Had anyone guessed there had been so many art composers, so prolific, from these countries? We knew about Christiane Eda-Pierre, the soprano born in 1932 in Martinique who captivated Parisian opera lovers; Edward Henry Margetson who migrated from St. Kitts to the United States, continuing his work in church music; baritone Willard White, born in Jamaica in 1948, who was knighted in 1995 by Queen Elizabeth II and ranks among the major artists of opera. What now of those others born in the Caribbean who enhanced not only their homeland, but also the musical life of London, New York, or Paris? This work of Dr. Gangelhoff and Ms. LeGrand now creates opportunities for those who may hope to benefit from these efforts.

Dominique-René de Lerma
Professor Emeritus, Lawrence Conservatory of Music, Lawrence University, Appleton Wisconsin

Art-Music by Caribbean Composers

by Dr. Christine Gangelhoff

Assistant Professor of Music at The College of
The Bahamas
since 2007 and a member of the C-Force Chamber Ensemble

Musical genres associated with the Caribbean region typically include popular and traditional styles such as reggae, calypso, soca, merengue, and zouk. These musical styles are, in general, well documented both in the scholarly and popular realm; writings on and recordings of these styles are easy to locate. Art-music from the Caribbean region is much less examined and, indeed, less well known. Many composers of art-music have emerged from Caribbean nations, often to little notice. Research and documentation of this tradition exists but is scattered, easily overlooked and, in general, difficult to locate. The goal of this project, now in its second volume, is to identify and list all available information on the art-music tradition of the Caribbean region. It will, ultimately, form a comprehensive document of value to musicians, ethnomusicologists, historians, researchers, educators and students. We recognized a need to broaden somewhat the original scope of the project. Initially, only composers born in and native to the Caribbean were to be considered for inclusion. However, it became clear that some important composers, not born in the Caribbean but long resident there, have been influential in the art-musical tradition of certain islands. As excluding those influential composers from this project would render inaccurate its depiction of art-musical life, the authors decided to change the original restrictions. Therefore, non-native-born composers of particular importance to an island are included as is a notation of the composer’s place of origin. This sec ond volume of the project provides a listing of scores and sheet music; recordings (sound files, CD’s, etc.); websites; a bibliography of books and articles; and a listing of research institutions and libraries regarding composers of Caribbean art-music. Whenever possible, we included information on the potential sources of these materials (directions to where they can be acquired, either by purchase, by download, or by borrowing). We have intentionally excluded materials existing exclusively in outdated formats (such as 78 LPs, audiocassettes, and microform). We also have excluded those works for which a record exists but no copies can be located. (If an item cannot at least be borrowed from a library or purchased from a vendor, it is not included here).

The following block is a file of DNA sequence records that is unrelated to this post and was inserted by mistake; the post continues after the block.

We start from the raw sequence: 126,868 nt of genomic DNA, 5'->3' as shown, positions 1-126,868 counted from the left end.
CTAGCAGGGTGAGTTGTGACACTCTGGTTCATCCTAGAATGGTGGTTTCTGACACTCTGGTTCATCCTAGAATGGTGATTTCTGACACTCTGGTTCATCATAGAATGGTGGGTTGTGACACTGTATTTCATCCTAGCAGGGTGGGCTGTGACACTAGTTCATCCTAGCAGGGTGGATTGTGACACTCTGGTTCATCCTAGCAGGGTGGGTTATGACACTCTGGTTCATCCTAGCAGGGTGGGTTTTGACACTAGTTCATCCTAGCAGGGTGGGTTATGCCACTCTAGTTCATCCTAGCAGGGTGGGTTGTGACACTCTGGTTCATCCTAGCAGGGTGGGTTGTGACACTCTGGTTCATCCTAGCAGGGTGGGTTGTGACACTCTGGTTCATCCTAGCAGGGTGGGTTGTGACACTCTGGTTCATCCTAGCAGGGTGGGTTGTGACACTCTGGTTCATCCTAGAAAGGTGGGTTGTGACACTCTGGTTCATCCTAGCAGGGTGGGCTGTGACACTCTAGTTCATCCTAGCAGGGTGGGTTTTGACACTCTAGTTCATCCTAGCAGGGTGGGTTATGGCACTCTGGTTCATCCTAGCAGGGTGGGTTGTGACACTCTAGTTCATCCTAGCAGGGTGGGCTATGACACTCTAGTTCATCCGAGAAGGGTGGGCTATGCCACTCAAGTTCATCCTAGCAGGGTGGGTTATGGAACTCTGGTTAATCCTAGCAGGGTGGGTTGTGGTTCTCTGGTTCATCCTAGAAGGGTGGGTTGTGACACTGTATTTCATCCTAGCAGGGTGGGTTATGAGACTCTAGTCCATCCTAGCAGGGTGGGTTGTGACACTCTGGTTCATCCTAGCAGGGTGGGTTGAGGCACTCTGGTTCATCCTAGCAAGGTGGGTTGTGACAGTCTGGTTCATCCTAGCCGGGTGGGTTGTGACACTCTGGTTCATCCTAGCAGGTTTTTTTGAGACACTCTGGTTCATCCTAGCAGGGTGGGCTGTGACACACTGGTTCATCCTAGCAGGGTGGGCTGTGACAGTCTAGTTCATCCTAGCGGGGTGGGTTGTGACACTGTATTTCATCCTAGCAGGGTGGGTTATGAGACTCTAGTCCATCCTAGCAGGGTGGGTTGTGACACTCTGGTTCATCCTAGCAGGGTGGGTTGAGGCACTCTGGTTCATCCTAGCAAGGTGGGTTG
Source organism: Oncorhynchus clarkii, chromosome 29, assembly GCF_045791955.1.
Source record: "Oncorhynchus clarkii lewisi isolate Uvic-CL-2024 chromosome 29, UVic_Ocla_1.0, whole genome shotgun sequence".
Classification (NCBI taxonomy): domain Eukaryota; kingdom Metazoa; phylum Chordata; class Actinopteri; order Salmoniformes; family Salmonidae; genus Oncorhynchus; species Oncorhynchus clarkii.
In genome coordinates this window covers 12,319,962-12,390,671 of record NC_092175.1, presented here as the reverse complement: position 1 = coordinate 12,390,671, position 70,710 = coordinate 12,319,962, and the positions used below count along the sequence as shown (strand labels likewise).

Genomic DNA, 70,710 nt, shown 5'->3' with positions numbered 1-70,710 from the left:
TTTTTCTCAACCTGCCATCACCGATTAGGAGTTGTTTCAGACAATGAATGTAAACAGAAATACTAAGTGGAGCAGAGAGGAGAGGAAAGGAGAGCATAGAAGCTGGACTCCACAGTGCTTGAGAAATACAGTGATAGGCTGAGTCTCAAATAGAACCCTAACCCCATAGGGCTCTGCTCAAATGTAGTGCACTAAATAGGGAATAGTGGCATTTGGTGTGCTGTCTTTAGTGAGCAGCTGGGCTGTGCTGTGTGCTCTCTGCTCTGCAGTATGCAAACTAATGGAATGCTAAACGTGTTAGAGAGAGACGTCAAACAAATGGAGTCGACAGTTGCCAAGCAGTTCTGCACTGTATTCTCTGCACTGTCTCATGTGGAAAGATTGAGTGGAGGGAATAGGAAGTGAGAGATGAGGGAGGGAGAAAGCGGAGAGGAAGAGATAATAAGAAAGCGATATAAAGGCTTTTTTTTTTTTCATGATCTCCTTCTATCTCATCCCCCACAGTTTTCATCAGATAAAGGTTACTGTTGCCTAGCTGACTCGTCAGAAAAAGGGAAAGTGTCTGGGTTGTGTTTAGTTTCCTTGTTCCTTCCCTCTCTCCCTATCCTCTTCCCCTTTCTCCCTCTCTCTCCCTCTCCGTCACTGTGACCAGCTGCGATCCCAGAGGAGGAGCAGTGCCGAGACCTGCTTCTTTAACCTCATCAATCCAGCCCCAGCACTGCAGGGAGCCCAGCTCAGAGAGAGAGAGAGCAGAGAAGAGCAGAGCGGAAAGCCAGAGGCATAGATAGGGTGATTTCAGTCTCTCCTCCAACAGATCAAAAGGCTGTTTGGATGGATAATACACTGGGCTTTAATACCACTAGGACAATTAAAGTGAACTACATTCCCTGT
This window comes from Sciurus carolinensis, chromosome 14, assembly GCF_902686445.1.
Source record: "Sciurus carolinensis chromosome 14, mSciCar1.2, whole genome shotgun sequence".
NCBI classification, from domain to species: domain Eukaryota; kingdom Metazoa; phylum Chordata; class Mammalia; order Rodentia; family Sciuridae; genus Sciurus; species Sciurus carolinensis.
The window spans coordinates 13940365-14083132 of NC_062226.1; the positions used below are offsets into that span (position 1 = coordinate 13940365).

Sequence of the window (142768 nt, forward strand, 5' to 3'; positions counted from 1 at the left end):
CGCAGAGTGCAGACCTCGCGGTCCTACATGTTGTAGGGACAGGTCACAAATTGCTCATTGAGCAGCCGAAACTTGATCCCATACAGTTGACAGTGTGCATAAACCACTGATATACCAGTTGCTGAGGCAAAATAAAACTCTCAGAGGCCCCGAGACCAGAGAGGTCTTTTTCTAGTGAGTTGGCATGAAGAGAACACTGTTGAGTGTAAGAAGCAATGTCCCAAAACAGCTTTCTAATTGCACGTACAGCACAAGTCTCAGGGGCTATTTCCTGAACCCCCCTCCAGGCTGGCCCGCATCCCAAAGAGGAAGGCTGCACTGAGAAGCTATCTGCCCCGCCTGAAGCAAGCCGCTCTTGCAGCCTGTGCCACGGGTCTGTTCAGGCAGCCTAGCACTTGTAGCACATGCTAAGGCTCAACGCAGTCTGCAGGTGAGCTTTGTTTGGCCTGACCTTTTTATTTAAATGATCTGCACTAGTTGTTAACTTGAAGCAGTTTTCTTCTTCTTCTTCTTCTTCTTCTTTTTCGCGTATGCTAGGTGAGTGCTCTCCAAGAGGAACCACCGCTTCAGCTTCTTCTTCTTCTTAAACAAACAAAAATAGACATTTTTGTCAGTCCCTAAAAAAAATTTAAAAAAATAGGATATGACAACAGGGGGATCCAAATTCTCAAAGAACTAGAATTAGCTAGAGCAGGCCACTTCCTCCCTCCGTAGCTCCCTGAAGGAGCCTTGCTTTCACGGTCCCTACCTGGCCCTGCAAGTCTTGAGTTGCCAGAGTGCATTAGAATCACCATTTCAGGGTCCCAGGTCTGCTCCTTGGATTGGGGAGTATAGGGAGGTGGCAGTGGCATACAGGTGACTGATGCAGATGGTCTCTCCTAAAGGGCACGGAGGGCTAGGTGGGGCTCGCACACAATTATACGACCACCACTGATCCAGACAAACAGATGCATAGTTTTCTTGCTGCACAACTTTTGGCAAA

Defining Art-Music

Art-music is a difficult concept to define. The distinction between art music and folk music is indeed blurred and, as a result, is difficult to articulate. For this project, we used the following criteria to distinguish art music from popular, traditional and folk music (styles which, again, are not covered here, being already well-represented elsewhere). These criteria do not arise from elitist intentions and are outlined in order to demonstrate clearly which works are included in the scope of this work:

  • Art-music descends from the western classical tradition.
  • Art-music may draw inspiration from or make use of melodies from folk music or dance tunes, as composers have done throughout history. But, while the subject matter may be borrowed from the folk or popular traditions, the style remains formal, often with advanced musical structure.
  • Art-music is fully composed. Parts are arranged and written in western staff notation. Music preserved only by oral tradition and not fixed in a written medium does not qualify. (This criterion serves to distinguish classical music of non-western traditions).
  • All parts are played as written. Interpretation, as opposed to improvisation, is the dominant focus of the performer. (Accordingly, music played from a lead sheet or a jazz chart is excluded under this definition).
  • The composition and performance or interpretation of art-music requires specialized skill and knowledge, unique to the classical style.
  • The experiential focus of art-music is on listening to the performance as opposed to physical engagement such as dancing.